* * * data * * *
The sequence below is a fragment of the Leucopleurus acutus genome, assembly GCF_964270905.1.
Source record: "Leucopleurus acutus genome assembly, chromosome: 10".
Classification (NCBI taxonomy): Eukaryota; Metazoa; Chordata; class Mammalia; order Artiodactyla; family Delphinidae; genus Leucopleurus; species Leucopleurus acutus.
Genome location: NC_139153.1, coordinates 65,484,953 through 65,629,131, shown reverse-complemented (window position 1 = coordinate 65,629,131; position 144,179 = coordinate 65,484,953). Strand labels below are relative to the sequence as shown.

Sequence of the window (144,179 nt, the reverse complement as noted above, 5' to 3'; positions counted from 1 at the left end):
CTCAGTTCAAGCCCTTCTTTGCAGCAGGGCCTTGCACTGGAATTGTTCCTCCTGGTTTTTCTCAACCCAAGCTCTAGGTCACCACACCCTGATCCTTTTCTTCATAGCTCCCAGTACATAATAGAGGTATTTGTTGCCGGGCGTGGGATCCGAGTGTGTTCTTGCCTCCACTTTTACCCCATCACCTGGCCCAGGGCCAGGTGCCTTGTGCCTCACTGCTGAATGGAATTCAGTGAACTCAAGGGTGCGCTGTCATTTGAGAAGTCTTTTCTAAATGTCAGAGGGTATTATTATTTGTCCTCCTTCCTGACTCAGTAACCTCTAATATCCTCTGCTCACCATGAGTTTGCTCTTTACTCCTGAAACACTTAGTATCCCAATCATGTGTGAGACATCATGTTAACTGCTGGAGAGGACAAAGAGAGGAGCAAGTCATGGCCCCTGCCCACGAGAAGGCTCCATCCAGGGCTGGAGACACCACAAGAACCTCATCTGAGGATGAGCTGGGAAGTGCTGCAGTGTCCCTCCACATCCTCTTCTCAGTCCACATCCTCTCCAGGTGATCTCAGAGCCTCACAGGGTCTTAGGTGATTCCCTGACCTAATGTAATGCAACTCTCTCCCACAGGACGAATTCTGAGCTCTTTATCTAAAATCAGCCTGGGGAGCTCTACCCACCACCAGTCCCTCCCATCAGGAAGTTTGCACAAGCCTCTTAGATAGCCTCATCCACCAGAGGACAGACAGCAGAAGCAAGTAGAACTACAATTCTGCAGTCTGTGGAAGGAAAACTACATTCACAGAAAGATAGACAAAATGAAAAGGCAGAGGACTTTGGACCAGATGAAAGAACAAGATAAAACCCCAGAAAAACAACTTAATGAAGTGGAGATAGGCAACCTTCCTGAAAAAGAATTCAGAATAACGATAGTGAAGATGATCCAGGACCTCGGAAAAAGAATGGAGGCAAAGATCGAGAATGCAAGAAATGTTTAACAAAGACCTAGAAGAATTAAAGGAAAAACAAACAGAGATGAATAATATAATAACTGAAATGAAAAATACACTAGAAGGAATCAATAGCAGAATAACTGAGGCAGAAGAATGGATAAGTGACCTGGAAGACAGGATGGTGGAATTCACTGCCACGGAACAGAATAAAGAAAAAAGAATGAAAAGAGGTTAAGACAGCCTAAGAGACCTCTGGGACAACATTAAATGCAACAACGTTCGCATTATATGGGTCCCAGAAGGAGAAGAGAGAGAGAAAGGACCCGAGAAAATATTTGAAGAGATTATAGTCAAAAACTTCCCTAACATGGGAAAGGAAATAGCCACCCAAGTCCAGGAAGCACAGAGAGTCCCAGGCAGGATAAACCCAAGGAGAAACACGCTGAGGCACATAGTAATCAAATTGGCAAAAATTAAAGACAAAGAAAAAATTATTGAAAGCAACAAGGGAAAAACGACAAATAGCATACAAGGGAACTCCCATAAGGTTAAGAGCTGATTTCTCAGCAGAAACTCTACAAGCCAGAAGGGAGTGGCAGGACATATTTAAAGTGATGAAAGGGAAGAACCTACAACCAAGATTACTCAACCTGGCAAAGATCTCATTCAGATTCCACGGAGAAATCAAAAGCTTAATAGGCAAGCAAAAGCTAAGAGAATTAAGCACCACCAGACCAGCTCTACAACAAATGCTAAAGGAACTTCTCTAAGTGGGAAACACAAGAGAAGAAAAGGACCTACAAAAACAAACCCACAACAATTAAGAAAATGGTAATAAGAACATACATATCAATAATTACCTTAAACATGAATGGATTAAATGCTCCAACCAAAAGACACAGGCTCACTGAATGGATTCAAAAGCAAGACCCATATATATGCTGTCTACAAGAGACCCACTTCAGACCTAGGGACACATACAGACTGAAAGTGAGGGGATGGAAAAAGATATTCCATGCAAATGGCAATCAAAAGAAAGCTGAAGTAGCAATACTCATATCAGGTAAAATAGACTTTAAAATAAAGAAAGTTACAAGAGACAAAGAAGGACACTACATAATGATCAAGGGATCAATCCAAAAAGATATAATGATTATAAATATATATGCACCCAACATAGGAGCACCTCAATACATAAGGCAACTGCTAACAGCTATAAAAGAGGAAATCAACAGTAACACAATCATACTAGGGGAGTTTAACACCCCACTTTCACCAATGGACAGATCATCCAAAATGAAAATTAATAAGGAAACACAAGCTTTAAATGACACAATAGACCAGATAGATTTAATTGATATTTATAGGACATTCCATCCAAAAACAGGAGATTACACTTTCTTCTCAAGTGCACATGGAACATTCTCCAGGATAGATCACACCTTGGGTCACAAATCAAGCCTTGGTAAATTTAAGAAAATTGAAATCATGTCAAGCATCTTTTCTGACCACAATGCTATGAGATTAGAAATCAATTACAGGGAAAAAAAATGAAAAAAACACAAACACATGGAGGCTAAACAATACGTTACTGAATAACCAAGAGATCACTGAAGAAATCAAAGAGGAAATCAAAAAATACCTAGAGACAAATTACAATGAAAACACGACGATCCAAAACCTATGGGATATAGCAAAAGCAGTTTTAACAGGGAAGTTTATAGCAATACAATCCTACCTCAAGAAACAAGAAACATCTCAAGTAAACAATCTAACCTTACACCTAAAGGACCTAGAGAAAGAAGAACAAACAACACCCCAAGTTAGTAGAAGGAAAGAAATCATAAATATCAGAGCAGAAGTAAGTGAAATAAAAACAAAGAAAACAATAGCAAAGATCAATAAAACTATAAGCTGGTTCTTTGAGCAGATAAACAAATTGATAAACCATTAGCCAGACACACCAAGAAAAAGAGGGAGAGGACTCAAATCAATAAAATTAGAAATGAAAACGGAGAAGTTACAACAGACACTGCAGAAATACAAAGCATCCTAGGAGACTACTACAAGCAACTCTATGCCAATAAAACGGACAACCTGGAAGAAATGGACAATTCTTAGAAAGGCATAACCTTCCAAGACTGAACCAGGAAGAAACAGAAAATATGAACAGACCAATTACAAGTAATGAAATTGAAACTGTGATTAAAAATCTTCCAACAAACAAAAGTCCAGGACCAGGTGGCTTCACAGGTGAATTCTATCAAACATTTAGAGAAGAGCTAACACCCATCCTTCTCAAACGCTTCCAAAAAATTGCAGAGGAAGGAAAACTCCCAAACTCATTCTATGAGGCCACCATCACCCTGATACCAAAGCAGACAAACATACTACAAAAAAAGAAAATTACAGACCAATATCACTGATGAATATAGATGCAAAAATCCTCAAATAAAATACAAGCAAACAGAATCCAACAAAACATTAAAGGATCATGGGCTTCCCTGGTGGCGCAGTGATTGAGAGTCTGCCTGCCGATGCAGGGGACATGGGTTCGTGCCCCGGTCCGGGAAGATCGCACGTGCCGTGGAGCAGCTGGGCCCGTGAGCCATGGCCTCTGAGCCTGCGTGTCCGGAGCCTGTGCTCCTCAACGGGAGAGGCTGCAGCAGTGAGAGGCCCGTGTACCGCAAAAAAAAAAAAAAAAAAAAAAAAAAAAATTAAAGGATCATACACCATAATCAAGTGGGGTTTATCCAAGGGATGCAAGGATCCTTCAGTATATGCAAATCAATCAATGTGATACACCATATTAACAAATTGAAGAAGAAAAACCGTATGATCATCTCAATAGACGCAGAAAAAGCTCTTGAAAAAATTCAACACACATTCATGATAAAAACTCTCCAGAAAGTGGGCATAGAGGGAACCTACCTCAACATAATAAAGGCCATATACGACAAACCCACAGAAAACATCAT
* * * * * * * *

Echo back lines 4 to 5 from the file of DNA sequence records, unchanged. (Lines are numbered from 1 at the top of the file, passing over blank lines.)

Genome location: NC_139153.1, coordinates 65,484,953 through 65,629,131, shown reverse-complemented (window position 1 = coordinate 65,629,131; position 144,179 = coordinate 65,484,953). Strand labels below are relative to the sequence as shown.

Sequence of the window (144,179 nt, the reverse complement as noted above, 5' to 3'; positions counted from 1 at the left end):